What happens to your retirement account in a Rhode Island bankruptcy?

by JOSHUA R KARNS on Jun. 11, 2020

Bankruptcy & Debt Bankruptcy & Debt  Bankruptcy Bankruptcy & Debt  Collection 

Summary: Current bankruptcy laws allow most people in Rhode Island to keep their pension and retirement accounts in both Chapter 7 and Chapter 13 bankruptcy cases. Some accounts are fully protected while some are only protected up to a certain amount and others don’t receive any protection at all. If you are considering filing for bankruptcy in Rhode Island and have a retirement account you should first determine the exact type of account you have, the amount of money in the account and what laws will allow you to keep it if you do file for bankruptcy.

Retirement accounts that are completely protected in a Rhode Island bankruptcy

ERISA qualified retirement accounts are completely protected up to any amount if you file for bankruptcy.  These types of accounts include:

  • 401(k), 403(b), and 457(b) plans 
  • tax-exempt organizations and government plans
  • profit-sharing plans
  • KEOGHs
  • most company pensions, and
  • Social Security funds

Retirement accounts that are protected up to a certain amount in a Rhode Island bankruptcy

Some retirement accounts are protected up to a maximum combined total of $1,362,800 and include:

  • IRA’s
  • Roth IRA’s
  • SEP-IRA’s (for small business owners), and
  • SIMPLE IRA’s (for self-employed individuals)

If you have more than this amount in your combined accounts, the court can take the excess to pay back your creditors.  Also, employee stock purchase plans and some inherited IRAs may not qualify for an exemption.

A retirement annuity might qualify for a federal exemption if it is designed to pay “on account of illness, disability, death, age, or length of service.” (Bankruptcy Code § 522(d)(10)(E)). It might also qualify for a state exemption, depending on the state where you reside.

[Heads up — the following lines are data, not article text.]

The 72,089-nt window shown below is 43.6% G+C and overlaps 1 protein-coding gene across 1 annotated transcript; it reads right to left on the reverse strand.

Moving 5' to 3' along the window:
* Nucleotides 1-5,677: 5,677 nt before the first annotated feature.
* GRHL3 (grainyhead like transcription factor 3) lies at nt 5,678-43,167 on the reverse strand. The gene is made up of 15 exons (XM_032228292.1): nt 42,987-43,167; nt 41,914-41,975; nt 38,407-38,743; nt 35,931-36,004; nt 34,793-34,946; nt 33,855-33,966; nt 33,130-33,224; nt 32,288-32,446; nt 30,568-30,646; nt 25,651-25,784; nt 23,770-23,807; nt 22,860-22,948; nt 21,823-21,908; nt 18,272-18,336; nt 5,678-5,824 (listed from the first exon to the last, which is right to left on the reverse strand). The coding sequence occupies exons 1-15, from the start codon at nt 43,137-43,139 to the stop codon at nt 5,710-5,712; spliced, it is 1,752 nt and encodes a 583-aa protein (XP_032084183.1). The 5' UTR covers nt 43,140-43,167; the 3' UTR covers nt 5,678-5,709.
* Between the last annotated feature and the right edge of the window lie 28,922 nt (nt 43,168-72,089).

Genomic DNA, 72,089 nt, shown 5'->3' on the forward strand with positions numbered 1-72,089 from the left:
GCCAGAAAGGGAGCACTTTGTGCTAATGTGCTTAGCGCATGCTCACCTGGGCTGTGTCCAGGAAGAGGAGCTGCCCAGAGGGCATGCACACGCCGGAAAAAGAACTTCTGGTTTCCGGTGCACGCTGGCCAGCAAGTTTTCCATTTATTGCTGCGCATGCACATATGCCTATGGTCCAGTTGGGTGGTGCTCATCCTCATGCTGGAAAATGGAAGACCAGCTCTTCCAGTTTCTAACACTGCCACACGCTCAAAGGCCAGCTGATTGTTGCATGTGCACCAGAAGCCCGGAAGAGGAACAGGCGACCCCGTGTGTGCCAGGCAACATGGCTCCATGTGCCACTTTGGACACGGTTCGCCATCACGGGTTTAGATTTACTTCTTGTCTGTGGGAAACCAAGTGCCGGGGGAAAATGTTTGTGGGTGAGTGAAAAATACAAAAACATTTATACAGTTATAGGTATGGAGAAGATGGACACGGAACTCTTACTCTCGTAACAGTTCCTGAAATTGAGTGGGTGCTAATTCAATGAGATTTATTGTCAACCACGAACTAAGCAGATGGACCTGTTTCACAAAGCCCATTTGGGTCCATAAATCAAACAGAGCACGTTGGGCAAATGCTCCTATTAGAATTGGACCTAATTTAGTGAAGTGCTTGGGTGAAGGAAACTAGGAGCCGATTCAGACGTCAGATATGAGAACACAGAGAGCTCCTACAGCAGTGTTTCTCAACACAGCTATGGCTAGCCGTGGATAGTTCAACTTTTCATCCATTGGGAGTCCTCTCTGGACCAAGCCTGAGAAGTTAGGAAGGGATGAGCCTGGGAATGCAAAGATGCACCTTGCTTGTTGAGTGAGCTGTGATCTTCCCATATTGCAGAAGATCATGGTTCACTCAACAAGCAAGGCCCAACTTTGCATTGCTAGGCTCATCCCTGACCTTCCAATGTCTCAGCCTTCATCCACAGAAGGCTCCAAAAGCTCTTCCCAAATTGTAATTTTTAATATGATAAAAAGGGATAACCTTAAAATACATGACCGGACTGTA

Retirement accounts that are not protected in a Rhode Island bankruptcy

Cash and investment accounts will only be exempt if you have exemptions for money or a wildcard that you haven’t used on something else.  Both the Federal and certain State’s allow for both money and a wildcard.  This would include accounts like:

  • insurance cash value
  • traditional savings accounts
  • money market or investment accounts
  • stocks and bonds, and
  • mutual funds

Rhode Island bankruptcy and retirement accounts

If you file for bankruptcy in Rhode Island you will be able to use either the federal bankruptcy exemptions or Rhode Island’s own state exemptions.  Rhode Island’s bankruptcy exemptions which are codified in RIGL §9-26-4 allow you to exempt tax-exempt retirement accounts (§9-26-4(11)) and ERISA-qualified retirement accounts (§9-26-4(12).


Withdrawing money from your retirement account before bankruptcy

The money in your protected retirement account will no longer be protected if it is withdrawn from the account.  For example, money withdrawn from your IRA and placed in your checking account won’t be exempt under federal law. It might be exempt under state law, but you’ll need to check the status with a local attorney. This rule isn’t limited to funds withdrawn before the bankruptcy case. Courts have held that retirement funds withdrawn months after the bankruptcy filing can lose protection, too.

Retirement account loans and bankruptcy

Often times people will borrow money from their retirement accounts like a 401(k) or 403(b) for home repairs or to pay off credit cards, medical bills or missed mortgage payments.  If you end up filing a bankruptcy case after borrowing from your retirement account you will still have to continue paying it back during your case and after if it isn’t paid off already.  The retirement account loan survives your bankruptcy case and you will also have to pay it back according to the rules of your retirement plan even if you are filing a Chapter 13 case with its own payment plan.    

In a Chapter 7 bankruptcy case your retirement loan payments are not considered mandatory contributions that you can use to pass the means test.  You still need to list them in Schedule I where you list your income or Schedule J where you list your expenses so that the case trustee knows that you are paying them back.  You want the case trustee to know that you are obligated to pay them back so that they will factor those payments into their “abuse” analysis when evaluating your case. 

You can however include your retirement loan payments in a Chapter 13 bankruptcy case just like other expenses like your mortgage and food.  You can deduct your retirement account loan payments on the means test in Chapter 13 bankruptcy which will affect how much you pay your other creditors.  But the court will typically require you to increase your monthly plan payment amount when the retirement loan is paid off in full during the course of your plan. 

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